American artist Roni Horn (*1955) lives and works in New York and Reykjavik. She is among the most important representatives of contemporary art. Since the early 1980s her works have been displayed in numerous solo and group exhibitions at leading art institutions worldwide. These include Inverleith House in Edinburgh (2006), Fotomuseum Winterthur (2003), Art Institute of Chicago (2004), Folkwang Museum Essen (2004), Centre Pompidou, Paris (2003), Dia Center for the Arts New York (2001-02), Museo Serralves, Porto (2001) and the Basel Kunsthalle (1995).
The artistic work of Roni Horn is expressed through the use of numerous media. In addition to her photographic work she focuses on spatial installations, works on paper and sculptures made from glass or metal. She also works intensively with words and language, using her own texts and those from other sources. She regularly publishes books that offer an intimate, sensuous access to her artistic work.
Her current exhibition Roni Horn, Portrait of an Image is the first major solo exhibition of her work in the Zurich gallery. At the centre is one of her most recent works – Portrait of an Image (with Isabelle Huppert) – a series of a hundred photographic portraits of French actress Isabelle Huppert, whose face reflects a wide variety of emotions. Horn photographed the actress in twenty sequences of five photos each. In each sequence, Huppert briefly slips into one of her film characters so that her face expresses personalities that do not exist in reality but only in the film. Roni Horn’s photographs show studies of physiognomy in the finest variations in which the individual is always a plurality.
The basic attitude that permits access to Roni Horn’s work is her idea of an encyclopedia of identity. Central to her series and pairs are the notions of diversity as the basis of identity, the capability of transformation and the impossibility of a permanently defined identity.
In addition to the photo series Portrait of an Image, Roni Horn shows one of her glass sculptures. Doubt Block is a rectangular amber-colored glass block (129 x106 x 55 cm) and weighs 1’840 kg. The sculpture is solid, highly polished, dense and indestructible. Its interior can be intuited, but is not accessible.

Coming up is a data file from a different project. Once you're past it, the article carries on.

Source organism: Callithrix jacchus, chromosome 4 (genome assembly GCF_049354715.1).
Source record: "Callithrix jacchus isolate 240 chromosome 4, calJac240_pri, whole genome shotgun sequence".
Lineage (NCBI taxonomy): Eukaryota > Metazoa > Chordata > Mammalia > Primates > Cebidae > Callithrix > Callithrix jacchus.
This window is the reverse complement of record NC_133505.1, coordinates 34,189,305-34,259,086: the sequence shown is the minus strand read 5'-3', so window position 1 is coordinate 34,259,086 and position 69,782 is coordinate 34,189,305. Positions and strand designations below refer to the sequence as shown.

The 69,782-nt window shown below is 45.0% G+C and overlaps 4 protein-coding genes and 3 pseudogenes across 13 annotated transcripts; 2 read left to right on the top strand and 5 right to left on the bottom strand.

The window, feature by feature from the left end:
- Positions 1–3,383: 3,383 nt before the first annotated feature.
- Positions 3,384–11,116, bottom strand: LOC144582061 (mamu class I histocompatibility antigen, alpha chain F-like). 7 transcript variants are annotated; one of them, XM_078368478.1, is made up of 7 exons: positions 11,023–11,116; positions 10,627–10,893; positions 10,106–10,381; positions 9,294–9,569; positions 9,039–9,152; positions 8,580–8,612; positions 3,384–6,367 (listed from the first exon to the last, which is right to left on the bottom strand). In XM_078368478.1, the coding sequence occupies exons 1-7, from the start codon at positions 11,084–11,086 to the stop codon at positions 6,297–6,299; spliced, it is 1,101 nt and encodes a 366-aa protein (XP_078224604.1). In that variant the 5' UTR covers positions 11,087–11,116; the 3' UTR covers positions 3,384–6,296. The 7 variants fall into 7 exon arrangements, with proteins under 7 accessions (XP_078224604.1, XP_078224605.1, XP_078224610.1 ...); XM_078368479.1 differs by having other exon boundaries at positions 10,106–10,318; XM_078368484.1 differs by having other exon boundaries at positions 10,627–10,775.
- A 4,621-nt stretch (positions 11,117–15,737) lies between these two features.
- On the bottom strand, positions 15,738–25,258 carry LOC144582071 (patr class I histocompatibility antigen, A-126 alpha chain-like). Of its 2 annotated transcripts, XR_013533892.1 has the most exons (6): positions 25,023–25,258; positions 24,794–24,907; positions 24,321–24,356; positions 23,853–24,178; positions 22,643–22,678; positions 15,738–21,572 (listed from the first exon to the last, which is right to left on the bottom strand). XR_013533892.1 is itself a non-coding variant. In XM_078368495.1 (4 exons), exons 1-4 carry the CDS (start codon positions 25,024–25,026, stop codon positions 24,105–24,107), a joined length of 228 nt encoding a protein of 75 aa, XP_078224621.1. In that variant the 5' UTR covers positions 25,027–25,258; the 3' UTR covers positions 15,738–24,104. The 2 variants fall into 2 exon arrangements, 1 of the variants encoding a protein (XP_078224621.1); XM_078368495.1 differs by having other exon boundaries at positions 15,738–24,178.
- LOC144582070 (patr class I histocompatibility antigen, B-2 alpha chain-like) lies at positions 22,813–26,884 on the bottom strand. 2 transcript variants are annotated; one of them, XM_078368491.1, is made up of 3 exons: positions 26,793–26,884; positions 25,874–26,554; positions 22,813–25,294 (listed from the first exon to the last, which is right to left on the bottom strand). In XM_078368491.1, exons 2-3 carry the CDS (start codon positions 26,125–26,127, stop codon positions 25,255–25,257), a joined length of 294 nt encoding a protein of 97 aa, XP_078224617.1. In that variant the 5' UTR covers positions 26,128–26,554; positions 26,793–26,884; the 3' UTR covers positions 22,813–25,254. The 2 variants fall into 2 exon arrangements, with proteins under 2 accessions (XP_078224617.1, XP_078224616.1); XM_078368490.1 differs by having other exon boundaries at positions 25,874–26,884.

Further works in the exhibition – White Dickinson – are long square aluminum sculptures with words in white plastic cast within – texts include MY FLOWERS ARE NEAR AND FOREIGN, TO SHUT OUR EYES IS TRAVEL, or I THINK OF YOUR FOREST AND SEA AS A FAR OFF SHERBET. These sentences are from the published letters of Emily Dickinson and shows Roni Horn’s admiration for the writings of the poet.
In a joint exhibition with Louise Bourgeois on the upper floor, Roni Horn presents a selection of large-format pigment drawings that she has produced since 1985. Jerry Gorovoy, a long-time assistant to Louise Bourgeois, is curator of the exhibition that has been designed specifically for Hauser & Wirth.
Roni Horn’s latest publication “Rings of Lispector (Agua Viva)” with an essay by Hélène Cixous will be launched at the opening in Zurich.
Book 1: 120 pages with 29 color plates
Book 2 (Agua Viva: Seventeen Paradoxes): 24 pages with 17 color plates
Steidl Verlag Göttingen and Hauser & Wirth Zurich London
About the artist
Using drawing, photography, installation, sculpture and literature, Roni Horn’s work consistently questions and generates uncertainty to thwart closure in her work, engaging with many different concerns and materials. Important across her oeuvre is her longstanding interest to the protean nature of identity,…Learn more